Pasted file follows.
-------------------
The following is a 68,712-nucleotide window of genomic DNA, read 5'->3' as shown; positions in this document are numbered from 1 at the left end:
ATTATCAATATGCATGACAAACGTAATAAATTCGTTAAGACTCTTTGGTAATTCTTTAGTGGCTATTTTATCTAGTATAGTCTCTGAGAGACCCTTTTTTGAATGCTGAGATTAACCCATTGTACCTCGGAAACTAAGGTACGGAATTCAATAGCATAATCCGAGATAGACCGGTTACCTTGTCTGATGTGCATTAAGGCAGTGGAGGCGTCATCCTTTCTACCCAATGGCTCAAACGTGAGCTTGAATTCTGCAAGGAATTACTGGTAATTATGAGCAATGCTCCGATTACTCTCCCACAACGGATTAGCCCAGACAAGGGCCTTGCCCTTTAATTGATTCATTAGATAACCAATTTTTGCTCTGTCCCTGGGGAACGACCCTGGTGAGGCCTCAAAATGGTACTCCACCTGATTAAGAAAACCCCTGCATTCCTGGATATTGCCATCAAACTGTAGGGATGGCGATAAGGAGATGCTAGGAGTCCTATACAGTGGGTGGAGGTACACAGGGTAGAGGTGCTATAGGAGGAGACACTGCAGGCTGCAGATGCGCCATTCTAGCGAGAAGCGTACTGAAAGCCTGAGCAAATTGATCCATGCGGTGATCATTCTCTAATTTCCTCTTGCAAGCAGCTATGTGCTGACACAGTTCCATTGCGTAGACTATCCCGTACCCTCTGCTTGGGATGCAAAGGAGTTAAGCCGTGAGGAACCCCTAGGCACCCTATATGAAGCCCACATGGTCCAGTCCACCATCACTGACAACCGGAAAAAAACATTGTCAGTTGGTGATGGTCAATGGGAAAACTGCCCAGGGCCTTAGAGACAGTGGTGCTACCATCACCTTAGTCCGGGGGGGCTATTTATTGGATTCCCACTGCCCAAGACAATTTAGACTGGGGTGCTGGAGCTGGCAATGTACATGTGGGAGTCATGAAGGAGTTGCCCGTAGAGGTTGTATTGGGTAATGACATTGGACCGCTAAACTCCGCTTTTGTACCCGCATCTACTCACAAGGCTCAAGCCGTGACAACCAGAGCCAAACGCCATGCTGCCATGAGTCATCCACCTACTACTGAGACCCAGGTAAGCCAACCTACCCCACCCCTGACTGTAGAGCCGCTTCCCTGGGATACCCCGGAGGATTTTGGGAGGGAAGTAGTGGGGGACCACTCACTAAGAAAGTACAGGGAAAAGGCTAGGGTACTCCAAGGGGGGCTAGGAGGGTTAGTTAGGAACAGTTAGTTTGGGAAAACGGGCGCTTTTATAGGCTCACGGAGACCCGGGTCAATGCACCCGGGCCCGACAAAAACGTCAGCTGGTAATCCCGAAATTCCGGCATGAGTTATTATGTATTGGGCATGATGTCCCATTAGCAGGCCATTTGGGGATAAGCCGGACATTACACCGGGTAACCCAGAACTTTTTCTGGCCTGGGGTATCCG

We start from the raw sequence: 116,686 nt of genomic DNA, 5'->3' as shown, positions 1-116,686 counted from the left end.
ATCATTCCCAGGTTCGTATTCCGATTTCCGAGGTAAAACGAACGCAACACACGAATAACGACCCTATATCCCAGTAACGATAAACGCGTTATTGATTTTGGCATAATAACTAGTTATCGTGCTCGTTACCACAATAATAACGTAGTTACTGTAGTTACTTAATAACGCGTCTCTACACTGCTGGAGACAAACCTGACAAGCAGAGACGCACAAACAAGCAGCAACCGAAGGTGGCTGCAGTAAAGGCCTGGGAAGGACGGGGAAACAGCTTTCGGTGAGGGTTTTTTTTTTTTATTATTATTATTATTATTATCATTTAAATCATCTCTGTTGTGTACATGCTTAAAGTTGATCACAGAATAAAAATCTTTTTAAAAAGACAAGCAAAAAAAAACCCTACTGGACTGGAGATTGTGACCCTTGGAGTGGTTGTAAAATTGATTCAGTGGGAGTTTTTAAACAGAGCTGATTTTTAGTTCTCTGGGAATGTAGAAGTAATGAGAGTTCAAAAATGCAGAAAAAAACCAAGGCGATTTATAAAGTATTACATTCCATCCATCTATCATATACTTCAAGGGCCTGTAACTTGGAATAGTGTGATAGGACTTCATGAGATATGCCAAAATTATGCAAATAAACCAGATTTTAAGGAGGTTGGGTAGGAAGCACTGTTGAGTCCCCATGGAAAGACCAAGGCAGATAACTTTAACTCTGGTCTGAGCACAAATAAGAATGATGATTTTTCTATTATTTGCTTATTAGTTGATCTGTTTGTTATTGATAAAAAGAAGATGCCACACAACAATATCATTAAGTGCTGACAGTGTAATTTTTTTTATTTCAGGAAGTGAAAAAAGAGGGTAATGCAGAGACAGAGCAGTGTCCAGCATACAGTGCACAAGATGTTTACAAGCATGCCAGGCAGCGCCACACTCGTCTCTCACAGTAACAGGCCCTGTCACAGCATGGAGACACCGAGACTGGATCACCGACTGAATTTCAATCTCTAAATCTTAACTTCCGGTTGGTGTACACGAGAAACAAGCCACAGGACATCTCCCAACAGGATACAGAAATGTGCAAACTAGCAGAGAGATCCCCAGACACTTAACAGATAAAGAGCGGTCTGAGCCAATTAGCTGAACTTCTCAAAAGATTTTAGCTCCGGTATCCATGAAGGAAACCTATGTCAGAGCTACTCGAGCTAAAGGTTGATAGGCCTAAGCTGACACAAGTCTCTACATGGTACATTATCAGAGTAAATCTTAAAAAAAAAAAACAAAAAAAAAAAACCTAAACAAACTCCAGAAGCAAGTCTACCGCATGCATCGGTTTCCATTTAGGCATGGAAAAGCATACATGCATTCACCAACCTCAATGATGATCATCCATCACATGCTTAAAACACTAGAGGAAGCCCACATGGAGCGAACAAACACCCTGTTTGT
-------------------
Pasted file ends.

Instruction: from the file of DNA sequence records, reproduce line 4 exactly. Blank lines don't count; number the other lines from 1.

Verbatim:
ATCATTCCCAGGTTCGTATTCCGATTTCCGAGGTAAAACGAACGCAACACACGAATAACGACCCTATATCCCAGTAACGATAAACGCGTTATTGATTTTGGCATAATAACTAGTTATCGTGCTCGTTACCACAATAATAACGTAGTTACTGTAGTTACTTAATAACGCGTCTCTACACTGCTGGAGACAAACCTGACAAGCAGAGACGCACAAACAAGCAGCAACCGAAGGTGGCTGCAGTAAAGGCCTGGGAAGGACGGGGAAACAGCTTTCGGTGAGGGTTTTTTTTTTTTATTATTATTATTATTATTATCATTTAAATCATCTCTGTTGTGTACATGCTTAAAGTTGATCACAGAATAAAAATCTTTTTAAAAAGACAAGCAAAAAAAAACCCTACTGGACTGGAGATTGTGACCCTTGGAGTGGTTGTAAAATTGATTCAGTGGGAGTTTTTAAACAGAGCTGATTTTTAGTTCTCTGGGAATGTAGAAGTAATGAGAGTTCAAAAATGCAGAAAAAAACCAAGGCGATTTATAAAGTATTACATTCCATCCATCTATCATATACTTCAAGGGCCTGTAACTTGGAATAGTGTGATAGGACTTCATGAGATATGCCAAAATTATGCAAATAAACCAGATTTTAAGGAGGTTGGGTAGGAAGCACTGTTGAGTCCCCATGGAAAGACCAAGGCAGATAACTTTAACTCTGGTCTGAGCACAAATAAGAATGATGATTTTTCTATTATTTGCTTATTAGTTGATCTGTTTGTTATTGATAAAAAGAAGATGCCACACAACAATATCATTAAGTGCTGACAGTGTAATTTTTTTTATTTCAGGAAGTGAAAAAAGAGGGTAATGCAGAGACAGAGCAGTGTCCAGCATACAGTGCACAAGATGTTTACAAGCATGCCAGGCAGCGCCACACTCGTCTCTCACAGTAACAGGCCCTGTCACAGCATGGAGACACCGAGACTGGATCACCGACTGAATTTCAATCTCTAAATCTTAACTTCCGGTTGGTGTACACGAGAAACAAGCCACAGGACATCTCCCAACAGGATACAGAAATGTGCAAACTAGCAGAGAGATCCCCAGACACTTAACAGATAAAGAGCGGTCTGAGCCAATTAGCTGAACTTCTCAAAAGATTTTAGCTCCGGTATCCATGAAGGAAACCTATGTCAGAGCTACTCGAGCTAAAGGTTGATAGGCCTAAGCTGACACAAGTCTCTACATGGTACATTATCAGAGTAAATCTTAAAAAAAAAAAACAAAAAAAAAAAACCTAAACAAACTCCAGAAGCAAGTCTACCGCATGCATCGGTTTCCATTTAGGCATGGAAAAGCATACATGCATTCACCAACCTCAATGATGATCATCCATCACATGCTTAAAACACTAGAGGAAGCCCACATGGAGCGAACAAACACCCTGTTTGT